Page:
• Professional skills and experiential learning requirement. If you started at the Law School between the fall 2005 semester and the summer 2013 semester, you must complete the professional skills requirement by taking a curricular offering of two or more credits that provides substantial instruction in professional skills beyond traditional legal research, writing and analysis.
      If you started at the Law School in the fall 2013 or thereafter, you must complete the professional skills and experiential learning requirement by taking at least six credits of curricular offerings that provide substantial instruction in professional skills beyond traditional legal research, writing and analysis. At least three of these required credits must be a clinic, externship practicum or externship colloquium offering three or more credits that provides substantial instruction in professional skills beyond traditional legal research, writing and analysis.
      The courses that meet this requirement are:
      • Clinics – Asylum and Immigration Law Clinic, Business and Community Law Clinic, Civil Rights and Civil Liberties Clinic, Criminal Appellate Practice Clinic, Legal Advocacy for People with Cancer Clinic, Patent Procurement Clinic, Practicum in Dispute Resolution and Transnational Environmental Law Clinic.
      • Externships – Criminal Justice Externship: Practicum, Criminal Justice Externship: Colloquium, Corporate Counsel Externship: Practicum, Corporate Counsel Externship: Colloquium, Judicial Externship: Practicum, Judicial Externship: Colloquium, Public Interest Externship: Practicum and Public Interest Externship: Colloquium.
      • Courses and seminars – Alternative Dispute Resolution, Business Planning: A Transactional Approach, Contract Drafting Seminar, Criminal Pretrial Advocacy, Effective Oral Communication for Lawyers Seminar, Negotiation, Patent Application Preparation, Pretrial Advocacy and Trial Advocacy.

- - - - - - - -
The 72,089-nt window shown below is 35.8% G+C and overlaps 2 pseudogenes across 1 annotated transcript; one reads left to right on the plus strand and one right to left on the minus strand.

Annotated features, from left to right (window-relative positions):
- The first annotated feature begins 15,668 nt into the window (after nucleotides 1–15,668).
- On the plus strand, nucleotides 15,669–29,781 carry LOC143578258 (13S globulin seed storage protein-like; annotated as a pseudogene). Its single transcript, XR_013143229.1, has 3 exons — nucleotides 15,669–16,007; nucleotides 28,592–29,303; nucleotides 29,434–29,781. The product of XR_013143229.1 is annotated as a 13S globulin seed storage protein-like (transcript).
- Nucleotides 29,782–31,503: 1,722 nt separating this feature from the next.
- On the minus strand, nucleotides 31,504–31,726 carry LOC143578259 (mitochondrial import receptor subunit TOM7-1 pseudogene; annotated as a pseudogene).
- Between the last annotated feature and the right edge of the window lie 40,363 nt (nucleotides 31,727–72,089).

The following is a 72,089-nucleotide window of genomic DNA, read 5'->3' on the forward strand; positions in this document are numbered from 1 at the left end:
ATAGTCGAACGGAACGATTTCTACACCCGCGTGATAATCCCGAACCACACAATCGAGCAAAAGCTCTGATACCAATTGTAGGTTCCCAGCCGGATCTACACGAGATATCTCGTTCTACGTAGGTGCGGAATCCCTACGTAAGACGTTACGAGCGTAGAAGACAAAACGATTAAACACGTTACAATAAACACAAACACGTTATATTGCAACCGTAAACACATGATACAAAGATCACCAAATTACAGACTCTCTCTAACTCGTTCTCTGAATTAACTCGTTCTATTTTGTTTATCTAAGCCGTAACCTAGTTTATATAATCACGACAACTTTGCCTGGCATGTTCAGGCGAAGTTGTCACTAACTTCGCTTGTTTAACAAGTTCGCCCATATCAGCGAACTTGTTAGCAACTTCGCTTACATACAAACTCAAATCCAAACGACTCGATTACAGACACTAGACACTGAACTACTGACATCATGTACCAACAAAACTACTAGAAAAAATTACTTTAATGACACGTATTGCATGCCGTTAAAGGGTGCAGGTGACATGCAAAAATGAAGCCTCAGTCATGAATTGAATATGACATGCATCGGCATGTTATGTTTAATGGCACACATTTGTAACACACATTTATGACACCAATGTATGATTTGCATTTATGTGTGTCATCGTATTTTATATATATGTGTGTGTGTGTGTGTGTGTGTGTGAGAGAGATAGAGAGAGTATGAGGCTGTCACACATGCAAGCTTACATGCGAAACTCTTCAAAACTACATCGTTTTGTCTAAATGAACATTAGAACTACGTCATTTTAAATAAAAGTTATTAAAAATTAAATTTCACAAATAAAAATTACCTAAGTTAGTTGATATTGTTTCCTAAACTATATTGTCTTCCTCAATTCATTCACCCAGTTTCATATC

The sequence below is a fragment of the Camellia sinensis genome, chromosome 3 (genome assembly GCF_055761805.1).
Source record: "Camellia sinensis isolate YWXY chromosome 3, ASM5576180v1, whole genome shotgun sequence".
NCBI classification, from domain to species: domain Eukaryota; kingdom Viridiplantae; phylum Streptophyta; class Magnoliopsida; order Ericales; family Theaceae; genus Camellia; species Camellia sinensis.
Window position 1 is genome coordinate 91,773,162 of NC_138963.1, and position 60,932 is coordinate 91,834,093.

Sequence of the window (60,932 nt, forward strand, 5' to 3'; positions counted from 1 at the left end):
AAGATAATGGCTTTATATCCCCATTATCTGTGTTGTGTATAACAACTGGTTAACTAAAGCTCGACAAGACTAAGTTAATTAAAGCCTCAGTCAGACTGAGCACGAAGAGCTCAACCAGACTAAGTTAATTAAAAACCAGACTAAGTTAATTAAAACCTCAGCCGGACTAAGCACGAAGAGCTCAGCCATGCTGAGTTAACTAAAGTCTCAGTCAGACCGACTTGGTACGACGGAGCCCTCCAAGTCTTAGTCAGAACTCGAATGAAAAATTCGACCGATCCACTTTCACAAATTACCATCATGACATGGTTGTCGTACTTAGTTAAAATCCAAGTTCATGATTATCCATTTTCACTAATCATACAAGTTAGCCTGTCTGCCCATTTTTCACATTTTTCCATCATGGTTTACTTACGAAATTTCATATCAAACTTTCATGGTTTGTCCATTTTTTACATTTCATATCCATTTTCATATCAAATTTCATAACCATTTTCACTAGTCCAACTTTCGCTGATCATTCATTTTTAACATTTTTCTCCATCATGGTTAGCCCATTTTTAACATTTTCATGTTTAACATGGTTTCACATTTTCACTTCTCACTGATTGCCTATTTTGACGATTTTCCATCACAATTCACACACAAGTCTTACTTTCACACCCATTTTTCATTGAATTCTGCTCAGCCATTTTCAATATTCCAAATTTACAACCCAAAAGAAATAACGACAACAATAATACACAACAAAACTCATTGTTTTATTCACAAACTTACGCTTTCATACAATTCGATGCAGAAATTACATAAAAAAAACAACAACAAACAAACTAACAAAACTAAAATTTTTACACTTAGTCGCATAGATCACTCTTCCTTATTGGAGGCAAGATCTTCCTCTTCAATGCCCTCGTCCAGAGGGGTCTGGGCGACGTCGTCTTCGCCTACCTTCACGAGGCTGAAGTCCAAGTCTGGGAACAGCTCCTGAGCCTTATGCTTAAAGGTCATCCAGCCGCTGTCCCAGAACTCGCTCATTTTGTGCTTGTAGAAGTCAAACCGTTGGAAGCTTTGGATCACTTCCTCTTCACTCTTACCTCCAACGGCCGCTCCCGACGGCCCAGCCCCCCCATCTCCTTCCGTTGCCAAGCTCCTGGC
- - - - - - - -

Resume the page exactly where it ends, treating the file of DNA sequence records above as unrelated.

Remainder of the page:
You may not use the same course, seminar or clinic to satisfy both the upper-class writing requirement and the professional skills requirement.

  • Residence credit requirement. You must complete three years in residence. A student who completes 10 credits or more in a given semester will receive one-half year of residence credit. A student who completes fewer than 10 credits in a semester will receive residence credit based on the ratio of the number of credits completed and 10 credits. You may not earn more than one-half year of residence credit during one semester, and credits earned in one semester cannot be applied to residence credit in any other semester.
  • Time limit for completing graduation requirements. While transfer between programs is possible, a J.D. student who enters the Law School as a full-time student must complete the requirement for the J.D. degree within five years of starting the program, and a student who enters as a part-time student must complete the requirements within six years.
  • Limitation on clinical and externship courses. Students may take not more than 14 credits of clinical and externship courses toward completion of degree requirements.
  • Transfer credits. The Law School will transfer credits from all American Bar Association-approved law schools for courses in which the student received a grade of "C" or better. If a course is graded on a Pass/Fail or No Credit scale, the Law School only will transfer credits with a certification from the institution that a Pass is equal to a grade of "C" or better. The Law School will transfer the credits upon receipt of an official transcript sent directly from the credit-granting institution. Transfer credits are reviewed by the assistant dean of student affairs in conjunction with the registrar. The student's Law School transcript will show credit, but not grades, for courses carried and completed at other law schools. A transfer student only may receive credit for a course taken at the Law School that substantially overlaps with coursework taken at another school with the advance permission of the assistant dean of student affairs.

The above represents only a summary of the requirements for graduation. To be sure you understand all of the requirements you should carefully consult the Law School Academic Regulations.